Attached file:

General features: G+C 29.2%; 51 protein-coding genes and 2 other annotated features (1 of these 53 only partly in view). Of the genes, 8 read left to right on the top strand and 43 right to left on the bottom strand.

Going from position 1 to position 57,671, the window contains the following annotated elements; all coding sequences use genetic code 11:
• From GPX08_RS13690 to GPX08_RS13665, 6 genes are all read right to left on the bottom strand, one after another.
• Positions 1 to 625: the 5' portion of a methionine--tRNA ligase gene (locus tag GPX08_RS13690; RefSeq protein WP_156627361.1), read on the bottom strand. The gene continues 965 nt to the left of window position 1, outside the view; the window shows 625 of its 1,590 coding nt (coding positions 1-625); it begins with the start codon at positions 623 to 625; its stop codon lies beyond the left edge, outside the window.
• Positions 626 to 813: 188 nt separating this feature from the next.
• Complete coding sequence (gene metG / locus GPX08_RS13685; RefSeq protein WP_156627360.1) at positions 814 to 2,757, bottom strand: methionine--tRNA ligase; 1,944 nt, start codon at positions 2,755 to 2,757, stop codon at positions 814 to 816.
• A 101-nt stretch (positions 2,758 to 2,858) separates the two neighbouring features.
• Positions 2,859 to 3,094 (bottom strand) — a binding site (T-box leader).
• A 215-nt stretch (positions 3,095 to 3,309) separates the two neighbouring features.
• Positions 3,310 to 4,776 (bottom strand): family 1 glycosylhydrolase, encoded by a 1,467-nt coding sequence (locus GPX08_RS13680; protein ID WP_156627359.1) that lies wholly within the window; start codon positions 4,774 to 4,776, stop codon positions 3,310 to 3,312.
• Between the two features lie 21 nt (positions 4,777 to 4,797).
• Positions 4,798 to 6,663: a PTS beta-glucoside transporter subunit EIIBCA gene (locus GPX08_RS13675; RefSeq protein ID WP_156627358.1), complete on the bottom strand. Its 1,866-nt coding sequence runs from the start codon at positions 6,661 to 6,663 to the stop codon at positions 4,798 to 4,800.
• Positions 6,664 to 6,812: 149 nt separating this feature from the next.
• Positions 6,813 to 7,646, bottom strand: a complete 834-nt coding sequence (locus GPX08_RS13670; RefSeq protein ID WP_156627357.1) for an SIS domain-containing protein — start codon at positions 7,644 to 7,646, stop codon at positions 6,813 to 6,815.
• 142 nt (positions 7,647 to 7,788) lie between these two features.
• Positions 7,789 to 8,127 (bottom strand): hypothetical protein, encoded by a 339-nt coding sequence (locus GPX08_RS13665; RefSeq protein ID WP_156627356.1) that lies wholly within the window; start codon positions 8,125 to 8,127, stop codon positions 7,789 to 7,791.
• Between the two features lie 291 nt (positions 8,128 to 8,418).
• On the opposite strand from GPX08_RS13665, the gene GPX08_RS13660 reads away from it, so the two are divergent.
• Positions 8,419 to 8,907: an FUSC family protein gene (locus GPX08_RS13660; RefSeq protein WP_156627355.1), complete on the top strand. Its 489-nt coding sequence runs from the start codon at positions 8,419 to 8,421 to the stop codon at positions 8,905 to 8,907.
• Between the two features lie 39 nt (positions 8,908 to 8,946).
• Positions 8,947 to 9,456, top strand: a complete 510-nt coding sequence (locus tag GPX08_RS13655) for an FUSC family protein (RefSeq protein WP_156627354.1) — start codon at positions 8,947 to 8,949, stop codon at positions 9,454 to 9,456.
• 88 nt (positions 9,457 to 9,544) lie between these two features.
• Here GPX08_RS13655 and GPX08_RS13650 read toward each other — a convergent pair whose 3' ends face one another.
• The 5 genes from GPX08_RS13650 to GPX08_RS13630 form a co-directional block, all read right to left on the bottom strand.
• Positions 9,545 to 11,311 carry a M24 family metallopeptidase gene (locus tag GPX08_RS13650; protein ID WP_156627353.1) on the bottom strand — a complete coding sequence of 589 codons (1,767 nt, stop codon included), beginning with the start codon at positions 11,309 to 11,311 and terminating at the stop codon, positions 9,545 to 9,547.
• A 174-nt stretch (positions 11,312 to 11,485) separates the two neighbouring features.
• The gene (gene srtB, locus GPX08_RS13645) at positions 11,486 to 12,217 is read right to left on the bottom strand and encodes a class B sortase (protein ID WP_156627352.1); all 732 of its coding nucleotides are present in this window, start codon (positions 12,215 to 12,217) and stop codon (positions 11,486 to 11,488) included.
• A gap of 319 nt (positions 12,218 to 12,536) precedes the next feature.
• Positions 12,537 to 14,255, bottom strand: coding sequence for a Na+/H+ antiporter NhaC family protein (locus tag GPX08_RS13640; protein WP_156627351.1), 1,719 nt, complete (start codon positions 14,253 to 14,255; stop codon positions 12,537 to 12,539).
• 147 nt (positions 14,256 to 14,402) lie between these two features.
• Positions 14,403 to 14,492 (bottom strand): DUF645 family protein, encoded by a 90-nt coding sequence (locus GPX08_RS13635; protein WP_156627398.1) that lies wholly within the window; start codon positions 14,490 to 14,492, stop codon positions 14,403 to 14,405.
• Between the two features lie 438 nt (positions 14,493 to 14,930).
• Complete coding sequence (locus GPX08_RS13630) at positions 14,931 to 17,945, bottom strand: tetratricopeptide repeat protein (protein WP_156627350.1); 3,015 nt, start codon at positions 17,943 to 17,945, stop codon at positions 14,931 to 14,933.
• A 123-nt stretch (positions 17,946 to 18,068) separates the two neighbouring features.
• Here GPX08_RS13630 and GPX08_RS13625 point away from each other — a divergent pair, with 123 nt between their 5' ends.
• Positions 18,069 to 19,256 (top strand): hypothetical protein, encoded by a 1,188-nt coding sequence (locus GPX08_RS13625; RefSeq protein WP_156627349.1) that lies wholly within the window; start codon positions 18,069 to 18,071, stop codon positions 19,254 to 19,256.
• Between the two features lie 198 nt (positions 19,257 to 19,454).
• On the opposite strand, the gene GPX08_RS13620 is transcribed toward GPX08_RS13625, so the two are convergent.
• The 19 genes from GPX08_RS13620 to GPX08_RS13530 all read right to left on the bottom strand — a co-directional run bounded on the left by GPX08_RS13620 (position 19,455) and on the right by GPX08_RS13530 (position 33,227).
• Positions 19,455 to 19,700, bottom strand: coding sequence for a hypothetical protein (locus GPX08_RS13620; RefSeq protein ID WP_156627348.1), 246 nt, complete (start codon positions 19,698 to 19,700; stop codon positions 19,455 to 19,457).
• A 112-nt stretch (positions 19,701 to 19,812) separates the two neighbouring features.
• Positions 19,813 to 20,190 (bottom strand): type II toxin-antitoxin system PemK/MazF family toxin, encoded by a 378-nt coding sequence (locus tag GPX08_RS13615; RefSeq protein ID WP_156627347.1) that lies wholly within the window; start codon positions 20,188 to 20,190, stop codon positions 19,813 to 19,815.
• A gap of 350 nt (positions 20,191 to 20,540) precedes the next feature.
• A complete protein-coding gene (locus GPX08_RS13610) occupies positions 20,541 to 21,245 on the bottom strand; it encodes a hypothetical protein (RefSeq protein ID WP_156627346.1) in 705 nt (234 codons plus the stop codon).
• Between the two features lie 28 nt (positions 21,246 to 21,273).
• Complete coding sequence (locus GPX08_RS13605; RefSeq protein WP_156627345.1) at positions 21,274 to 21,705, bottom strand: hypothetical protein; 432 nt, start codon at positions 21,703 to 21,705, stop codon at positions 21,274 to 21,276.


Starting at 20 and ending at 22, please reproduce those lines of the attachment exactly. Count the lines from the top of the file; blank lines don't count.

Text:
• Between the two features lie 39 nt (positions 8,908 to 8,946).
• Positions 8,947 to 9,456, top strand: a complete 510-nt coding sequence (locus tag GPX08_RS13655) for an FUSC family protein (RefSeq protein WP_156627354.1) — start codon at positions 8,947 to 8,949, stop codon at positions 9,454 to 9,456.
• 88 nt (positions 9,457 to 9,544) lie between these two features.